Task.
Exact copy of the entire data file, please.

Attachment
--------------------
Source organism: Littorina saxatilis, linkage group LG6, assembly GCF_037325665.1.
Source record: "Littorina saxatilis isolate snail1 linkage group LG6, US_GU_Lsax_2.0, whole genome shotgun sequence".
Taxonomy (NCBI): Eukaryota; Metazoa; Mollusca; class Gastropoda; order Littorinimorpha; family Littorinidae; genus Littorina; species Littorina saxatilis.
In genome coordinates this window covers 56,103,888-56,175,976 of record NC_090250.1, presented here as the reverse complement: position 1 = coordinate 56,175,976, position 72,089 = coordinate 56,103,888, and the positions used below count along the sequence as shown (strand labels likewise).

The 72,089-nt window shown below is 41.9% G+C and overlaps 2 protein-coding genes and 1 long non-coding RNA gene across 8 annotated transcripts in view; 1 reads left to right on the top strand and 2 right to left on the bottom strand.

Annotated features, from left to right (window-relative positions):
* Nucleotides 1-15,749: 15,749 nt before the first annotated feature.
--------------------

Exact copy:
Source organism: Littorina saxatilis, linkage group LG6, assembly GCF_037325665.1.
Source record: "Littorina saxatilis isolate snail1 linkage group LG6, US_GU_Lsax_2.0, whole genome shotgun sequence".
Taxonomy (NCBI): Eukaryota; Metazoa; Mollusca; class Gastropoda; order Littorinimorpha; family Littorinidae; genus Littorina; species Littorina saxatilis.
In genome coordinates this window covers 56,103,888-56,175,976 of record NC_090250.1, presented here as the reverse complement: position 1 = coordinate 56,175,976, position 72,089 = coordinate 56,103,888, and the positions used below count along the sequence as shown (strand labels likewise).

The 72,089-nt window shown below is 41.9% G+C and overlaps 2 protein-coding genes and 1 long non-coding RNA gene across 8 annotated transcripts in view; 1 reads left to right on the top strand and 2 right to left on the bottom strand.

Annotated features, from left to right (window-relative positions):
* Nucleotides 1-15,749: 15,749 nt before the first annotated feature.